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Adjusting Communication Timeout Settings


GlobalSCAPE 5
WAFS and CDP

THE INFORMATION IN THIS ARTICLE APPLIES TO:

  • WAFS (All versions)
  • CDP (All versions)

DISCUSSION

This is an advanced topic. If you are not comfortable with making these settings, do not attempt this. Contact GlobalSCAPE Support for assistance.

What is the system timeout setting?

On-going communication occurs between each of the Agents and the Server. This communication involves sending a packet from the Agent to the Server, and receiving a reply packet that travels from the Server back to the Agent. The Agents and Server have timeouts built into them.

  1. An Agent uses a timeout when waiting for a reply from the Server. If a reply does not arrive within the timeout window, the Agent assumes that the Server is off-line or the communication link to the server is broken, and switches itself to off-line mode. It will then poll the Server until communication is reestablished.
  2. The Server uses a timeout for determining if an Agent is unreachable.

Why adjust the timeouts?

In the majority of cases, the default timeouts built into the software should not be altered. If you were not advised by GlobalSCAPE Technical Support to modify the timeouts, we recommend that you not tamper with them. You should consider modifying the timeouts only if you note communication problems or if you consistently have very large files.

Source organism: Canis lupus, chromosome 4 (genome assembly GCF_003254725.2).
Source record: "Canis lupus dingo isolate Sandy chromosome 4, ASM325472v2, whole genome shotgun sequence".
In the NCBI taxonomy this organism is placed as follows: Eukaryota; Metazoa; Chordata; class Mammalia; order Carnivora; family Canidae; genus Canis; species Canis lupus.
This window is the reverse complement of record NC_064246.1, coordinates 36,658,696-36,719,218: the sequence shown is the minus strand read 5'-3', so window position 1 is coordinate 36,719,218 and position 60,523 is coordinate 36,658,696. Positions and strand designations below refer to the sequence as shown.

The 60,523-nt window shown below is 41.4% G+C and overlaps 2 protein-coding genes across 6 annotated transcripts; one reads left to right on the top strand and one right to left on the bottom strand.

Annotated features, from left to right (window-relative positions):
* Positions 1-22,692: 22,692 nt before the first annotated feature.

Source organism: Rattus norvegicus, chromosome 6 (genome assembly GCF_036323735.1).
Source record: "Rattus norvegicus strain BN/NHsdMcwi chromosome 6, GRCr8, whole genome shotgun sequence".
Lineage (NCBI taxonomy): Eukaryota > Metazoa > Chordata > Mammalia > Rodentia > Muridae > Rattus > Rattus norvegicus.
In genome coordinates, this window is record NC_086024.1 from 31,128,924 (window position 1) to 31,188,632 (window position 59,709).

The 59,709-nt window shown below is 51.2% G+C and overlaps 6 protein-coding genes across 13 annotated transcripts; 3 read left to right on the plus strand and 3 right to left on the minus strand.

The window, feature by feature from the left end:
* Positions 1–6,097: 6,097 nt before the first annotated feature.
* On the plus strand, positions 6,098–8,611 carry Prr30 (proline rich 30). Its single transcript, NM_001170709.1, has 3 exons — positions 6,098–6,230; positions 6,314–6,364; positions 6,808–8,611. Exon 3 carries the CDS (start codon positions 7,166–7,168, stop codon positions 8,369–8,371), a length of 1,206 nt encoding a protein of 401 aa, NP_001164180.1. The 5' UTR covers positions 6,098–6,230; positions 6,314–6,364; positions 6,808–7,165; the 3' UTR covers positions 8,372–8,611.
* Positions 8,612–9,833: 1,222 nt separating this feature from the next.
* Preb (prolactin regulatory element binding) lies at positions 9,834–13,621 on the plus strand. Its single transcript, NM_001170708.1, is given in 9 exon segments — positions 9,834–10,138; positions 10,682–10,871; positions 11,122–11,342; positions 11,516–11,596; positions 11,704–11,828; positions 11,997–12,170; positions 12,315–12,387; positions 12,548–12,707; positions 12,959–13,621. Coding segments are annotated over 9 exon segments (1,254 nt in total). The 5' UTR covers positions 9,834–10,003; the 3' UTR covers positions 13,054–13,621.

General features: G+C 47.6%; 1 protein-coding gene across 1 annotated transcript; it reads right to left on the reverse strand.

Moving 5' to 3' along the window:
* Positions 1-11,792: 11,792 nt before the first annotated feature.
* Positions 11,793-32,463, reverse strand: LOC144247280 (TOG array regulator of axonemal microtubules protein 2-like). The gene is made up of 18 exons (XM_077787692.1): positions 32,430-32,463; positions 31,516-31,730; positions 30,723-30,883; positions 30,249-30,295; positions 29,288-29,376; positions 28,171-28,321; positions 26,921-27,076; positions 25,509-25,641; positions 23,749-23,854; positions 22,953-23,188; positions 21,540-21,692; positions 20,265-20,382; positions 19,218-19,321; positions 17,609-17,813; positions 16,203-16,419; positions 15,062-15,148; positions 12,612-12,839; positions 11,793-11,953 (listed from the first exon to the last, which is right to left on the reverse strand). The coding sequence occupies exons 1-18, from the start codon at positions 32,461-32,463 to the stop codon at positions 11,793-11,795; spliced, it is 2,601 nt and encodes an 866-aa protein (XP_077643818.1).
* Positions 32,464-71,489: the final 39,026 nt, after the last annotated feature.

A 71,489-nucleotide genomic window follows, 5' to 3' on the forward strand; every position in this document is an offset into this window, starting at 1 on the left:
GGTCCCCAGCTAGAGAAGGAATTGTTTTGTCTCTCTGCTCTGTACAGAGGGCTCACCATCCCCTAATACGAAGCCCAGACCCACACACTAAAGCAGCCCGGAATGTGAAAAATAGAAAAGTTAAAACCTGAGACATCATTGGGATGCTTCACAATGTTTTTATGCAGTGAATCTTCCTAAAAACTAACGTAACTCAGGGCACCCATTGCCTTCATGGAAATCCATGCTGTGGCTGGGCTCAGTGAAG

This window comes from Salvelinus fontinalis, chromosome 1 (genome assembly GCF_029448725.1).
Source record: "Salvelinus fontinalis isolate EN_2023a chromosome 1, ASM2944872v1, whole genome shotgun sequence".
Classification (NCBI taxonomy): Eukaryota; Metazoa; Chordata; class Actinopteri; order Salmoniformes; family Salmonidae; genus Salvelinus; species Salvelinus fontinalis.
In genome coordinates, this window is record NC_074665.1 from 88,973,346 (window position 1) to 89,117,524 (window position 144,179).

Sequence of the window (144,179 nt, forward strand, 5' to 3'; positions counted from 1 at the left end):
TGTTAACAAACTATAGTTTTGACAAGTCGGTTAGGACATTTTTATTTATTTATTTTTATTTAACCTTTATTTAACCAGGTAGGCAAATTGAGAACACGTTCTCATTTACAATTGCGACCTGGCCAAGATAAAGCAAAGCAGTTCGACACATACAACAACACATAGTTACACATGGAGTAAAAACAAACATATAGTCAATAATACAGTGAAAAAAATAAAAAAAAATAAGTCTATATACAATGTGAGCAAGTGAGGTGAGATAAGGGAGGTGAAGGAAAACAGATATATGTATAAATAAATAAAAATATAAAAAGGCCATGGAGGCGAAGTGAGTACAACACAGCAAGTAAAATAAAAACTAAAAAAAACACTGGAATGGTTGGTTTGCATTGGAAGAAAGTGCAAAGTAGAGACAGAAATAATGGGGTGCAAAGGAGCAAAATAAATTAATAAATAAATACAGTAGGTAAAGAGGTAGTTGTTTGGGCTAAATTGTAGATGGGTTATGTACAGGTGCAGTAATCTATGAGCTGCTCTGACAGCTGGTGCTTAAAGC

If you have very large files: (single files usually 1GB and over, but 300MB is possible too) you may want to set the communications timeout if you notice the Agents are regularly going off line. The disconnect is because of the time it takes for the Server to respond, once it gets this larger request. The slowness of the platform that runs the Server will determine this response time. Either set the timeout at 500,000 or estimate a better setting, as described below. 

To estimate the appropriate setting